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Post by sarf » 2003-02-20 14:04

Well, I thought I'd go and comment Sapporos interesting post, but then the darn volkris beat me to it. Grr. :)

GargoyleMT wrote:It also strikes me that we can't give preferential treatment (ie. better speeds) to people unless we have upload throttling in the code. I sent Sarf a copy of what I'd done based on his mods in DC++k a bit ago, and those could pretty easily be extended to give higher rated people more slices of the upload pie. Of course, if we just want to use ratings to weight how long people wait for queue slots, preferential transfer speeds aren't an issue...

Thanks for the code, by the way - I'll have to look into it when I have not had a three-hour marathon meeting with my project customer. :roll:

We could, as a start, use a queue and make clients with good ratings go ahead of their unfortunate brethren, or we could make a fully fledged upload controlling client. I like the queue, and it is needed in the DC network, so I'd be glad to include a queue as well as introducing upload controlling code into the code. We do need to be aware of the fact that the client would be upload controlling, which means that the user decides how much upload bandwidth the client should maximally use and that the client then decides how to divvy the upload bandwidth between the clients that want a piece of the pie.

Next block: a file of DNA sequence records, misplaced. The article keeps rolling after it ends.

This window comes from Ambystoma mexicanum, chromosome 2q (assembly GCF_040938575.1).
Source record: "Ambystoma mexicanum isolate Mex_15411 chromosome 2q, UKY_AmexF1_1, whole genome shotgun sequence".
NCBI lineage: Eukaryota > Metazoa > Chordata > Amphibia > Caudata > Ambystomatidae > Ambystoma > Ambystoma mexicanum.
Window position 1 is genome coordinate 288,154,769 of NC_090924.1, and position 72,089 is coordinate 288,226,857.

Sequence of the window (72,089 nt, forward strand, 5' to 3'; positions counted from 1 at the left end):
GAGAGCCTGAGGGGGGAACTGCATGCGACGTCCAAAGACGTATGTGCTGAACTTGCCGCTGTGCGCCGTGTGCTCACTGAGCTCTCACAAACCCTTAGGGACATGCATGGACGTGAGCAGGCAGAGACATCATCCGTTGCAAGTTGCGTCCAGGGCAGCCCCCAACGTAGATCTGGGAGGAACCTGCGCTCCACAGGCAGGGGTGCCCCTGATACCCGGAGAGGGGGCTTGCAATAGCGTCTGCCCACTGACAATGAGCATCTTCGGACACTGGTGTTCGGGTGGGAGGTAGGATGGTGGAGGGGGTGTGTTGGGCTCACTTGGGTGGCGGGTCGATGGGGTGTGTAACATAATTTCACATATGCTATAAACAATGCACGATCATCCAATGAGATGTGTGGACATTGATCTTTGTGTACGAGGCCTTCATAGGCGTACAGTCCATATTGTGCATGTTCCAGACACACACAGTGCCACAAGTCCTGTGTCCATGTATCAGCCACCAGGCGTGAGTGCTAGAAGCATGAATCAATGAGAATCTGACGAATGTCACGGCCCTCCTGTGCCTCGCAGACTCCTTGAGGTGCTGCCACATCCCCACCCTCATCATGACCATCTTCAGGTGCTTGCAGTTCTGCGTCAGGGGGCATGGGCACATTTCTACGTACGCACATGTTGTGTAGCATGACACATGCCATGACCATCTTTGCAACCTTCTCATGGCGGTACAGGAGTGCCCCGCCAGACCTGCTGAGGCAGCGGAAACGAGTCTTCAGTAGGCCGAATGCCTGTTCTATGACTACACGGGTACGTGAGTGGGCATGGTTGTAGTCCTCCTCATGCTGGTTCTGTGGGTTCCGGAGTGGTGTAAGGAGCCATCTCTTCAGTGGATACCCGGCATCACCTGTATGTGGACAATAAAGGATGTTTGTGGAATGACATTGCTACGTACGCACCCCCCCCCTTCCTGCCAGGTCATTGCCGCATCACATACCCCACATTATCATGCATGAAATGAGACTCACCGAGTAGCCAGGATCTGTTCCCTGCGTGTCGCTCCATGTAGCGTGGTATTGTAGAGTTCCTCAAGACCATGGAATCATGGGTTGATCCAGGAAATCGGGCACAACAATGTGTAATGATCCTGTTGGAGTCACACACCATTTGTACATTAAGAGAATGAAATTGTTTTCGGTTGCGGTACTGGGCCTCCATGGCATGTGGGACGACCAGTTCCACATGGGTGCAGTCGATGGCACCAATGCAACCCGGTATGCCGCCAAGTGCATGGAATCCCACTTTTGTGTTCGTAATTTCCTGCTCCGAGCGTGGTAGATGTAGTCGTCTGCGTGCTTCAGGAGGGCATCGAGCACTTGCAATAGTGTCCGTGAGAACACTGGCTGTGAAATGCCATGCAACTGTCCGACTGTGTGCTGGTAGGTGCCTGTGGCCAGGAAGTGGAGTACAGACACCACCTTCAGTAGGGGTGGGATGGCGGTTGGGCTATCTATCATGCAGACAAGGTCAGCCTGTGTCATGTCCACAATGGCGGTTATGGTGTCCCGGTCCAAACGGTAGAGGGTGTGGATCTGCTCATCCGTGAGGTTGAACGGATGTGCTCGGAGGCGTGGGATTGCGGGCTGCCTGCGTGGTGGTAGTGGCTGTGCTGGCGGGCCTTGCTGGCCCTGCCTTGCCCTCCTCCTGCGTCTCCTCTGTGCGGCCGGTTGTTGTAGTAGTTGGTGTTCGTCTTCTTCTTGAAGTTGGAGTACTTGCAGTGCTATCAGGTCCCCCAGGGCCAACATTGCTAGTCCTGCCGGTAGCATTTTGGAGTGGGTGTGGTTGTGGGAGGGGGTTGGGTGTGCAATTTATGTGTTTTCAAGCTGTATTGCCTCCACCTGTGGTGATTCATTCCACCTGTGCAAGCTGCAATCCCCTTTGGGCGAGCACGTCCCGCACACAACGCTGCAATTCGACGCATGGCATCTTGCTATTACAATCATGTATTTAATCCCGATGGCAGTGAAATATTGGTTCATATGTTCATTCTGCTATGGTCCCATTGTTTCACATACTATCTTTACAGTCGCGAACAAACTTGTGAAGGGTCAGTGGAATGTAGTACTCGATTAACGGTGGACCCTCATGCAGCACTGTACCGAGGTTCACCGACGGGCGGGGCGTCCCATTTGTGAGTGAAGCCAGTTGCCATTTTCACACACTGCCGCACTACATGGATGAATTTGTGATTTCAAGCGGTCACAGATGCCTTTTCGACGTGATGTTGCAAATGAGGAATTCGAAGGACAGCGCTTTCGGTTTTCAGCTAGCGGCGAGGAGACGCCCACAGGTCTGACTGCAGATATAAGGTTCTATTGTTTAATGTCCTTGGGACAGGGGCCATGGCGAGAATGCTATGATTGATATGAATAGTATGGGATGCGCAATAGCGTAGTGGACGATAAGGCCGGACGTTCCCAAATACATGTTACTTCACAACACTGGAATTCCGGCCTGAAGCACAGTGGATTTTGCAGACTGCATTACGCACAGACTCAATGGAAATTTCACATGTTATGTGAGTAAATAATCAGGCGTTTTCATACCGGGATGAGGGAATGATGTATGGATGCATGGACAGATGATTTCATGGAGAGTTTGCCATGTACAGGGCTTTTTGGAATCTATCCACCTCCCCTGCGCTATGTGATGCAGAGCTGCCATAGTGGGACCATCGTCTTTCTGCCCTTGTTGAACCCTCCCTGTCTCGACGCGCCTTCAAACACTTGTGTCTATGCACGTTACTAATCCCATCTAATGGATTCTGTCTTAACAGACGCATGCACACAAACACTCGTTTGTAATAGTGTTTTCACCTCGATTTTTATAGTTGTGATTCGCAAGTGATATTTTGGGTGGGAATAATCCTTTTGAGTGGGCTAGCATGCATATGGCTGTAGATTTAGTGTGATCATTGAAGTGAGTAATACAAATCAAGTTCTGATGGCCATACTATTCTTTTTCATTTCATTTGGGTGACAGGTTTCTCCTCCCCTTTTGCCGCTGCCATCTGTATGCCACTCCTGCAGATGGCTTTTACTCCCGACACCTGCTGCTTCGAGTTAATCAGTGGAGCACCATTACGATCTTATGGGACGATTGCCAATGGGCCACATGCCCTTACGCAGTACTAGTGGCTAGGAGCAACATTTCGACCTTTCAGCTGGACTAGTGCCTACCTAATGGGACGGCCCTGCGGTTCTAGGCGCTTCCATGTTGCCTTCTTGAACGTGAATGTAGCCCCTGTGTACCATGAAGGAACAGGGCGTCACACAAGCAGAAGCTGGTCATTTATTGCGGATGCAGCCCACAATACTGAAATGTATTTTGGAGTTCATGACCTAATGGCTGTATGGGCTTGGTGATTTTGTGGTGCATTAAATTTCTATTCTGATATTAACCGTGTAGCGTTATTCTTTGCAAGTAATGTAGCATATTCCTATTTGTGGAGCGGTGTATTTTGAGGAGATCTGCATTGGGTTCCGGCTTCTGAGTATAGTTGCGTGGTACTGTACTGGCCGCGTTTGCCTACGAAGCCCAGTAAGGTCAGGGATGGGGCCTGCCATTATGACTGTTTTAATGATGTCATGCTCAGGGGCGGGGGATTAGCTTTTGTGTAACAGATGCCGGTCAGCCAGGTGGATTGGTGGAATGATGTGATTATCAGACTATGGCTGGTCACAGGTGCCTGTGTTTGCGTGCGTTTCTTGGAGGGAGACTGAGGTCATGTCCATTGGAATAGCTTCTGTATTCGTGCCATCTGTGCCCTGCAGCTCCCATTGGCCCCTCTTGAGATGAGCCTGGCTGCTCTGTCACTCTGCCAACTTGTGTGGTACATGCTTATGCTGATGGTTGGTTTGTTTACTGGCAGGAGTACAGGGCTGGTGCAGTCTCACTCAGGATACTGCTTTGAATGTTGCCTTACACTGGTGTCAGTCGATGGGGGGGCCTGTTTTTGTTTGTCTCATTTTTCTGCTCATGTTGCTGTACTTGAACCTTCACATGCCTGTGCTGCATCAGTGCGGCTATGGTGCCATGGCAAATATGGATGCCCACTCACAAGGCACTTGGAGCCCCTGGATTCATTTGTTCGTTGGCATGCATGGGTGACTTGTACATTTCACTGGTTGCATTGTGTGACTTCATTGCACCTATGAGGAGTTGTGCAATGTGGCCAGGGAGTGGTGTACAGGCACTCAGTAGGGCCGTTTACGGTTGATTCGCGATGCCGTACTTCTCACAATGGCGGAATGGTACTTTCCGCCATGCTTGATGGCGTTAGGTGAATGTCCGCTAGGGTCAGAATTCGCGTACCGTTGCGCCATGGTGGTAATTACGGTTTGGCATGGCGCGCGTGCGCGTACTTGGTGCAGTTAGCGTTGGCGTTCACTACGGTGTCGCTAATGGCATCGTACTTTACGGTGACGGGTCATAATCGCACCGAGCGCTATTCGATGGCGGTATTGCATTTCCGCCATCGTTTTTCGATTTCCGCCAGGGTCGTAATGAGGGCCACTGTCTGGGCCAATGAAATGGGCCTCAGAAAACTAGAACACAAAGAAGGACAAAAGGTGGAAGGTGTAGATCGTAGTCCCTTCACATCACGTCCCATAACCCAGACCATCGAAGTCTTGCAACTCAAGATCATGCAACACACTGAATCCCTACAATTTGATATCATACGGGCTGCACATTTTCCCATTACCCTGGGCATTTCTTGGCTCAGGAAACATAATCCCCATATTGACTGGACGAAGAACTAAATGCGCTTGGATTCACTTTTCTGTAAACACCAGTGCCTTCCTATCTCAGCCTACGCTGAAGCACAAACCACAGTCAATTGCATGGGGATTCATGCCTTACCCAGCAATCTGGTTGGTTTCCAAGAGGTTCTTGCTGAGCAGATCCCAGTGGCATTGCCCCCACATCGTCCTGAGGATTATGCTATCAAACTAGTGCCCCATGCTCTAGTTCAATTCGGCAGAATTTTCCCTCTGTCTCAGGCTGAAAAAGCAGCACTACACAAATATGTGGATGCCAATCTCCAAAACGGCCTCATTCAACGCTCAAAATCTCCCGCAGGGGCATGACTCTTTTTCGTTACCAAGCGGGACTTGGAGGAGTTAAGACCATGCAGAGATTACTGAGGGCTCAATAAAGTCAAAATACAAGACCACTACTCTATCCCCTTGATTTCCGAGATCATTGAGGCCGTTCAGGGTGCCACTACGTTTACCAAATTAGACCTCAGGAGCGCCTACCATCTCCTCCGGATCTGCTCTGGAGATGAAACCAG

Because I had too little time today, I have to put off the ratings manager for another day, but I will hopefully be able to make the .h file at least, so that we have something to work with.
It will be a draft, though, so let's not rush ahead of ourselves.

Meanwhile, if someone (GargoyleMT?) could take a peek at BCDC and determine whether a queue could be implemented in a snap (especially if some nifty algorithm could be use to "bump" clients with good ratings to better positions) this'd help, because we probably need to do some distributed work to get a modified client up and running.

Lastly, and most importantly, what is to be the client's name?

DC++ Ratings Enabled Version seems so... boring, in my humble opinion.

Does anyone have a name for our pet client?

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Post by sandos » 2003-02-20 17:54

sarf wrote:Meanwhile, if someone (GargoyleMT?) could take a peek at BCDC and determine whether a queue could be implemented in a snap (especially if some nifty algorithm could be use to "bump" clients with good ratings to better positions) this'd help, because we probably need to do some distributed work to get a modified client up and running.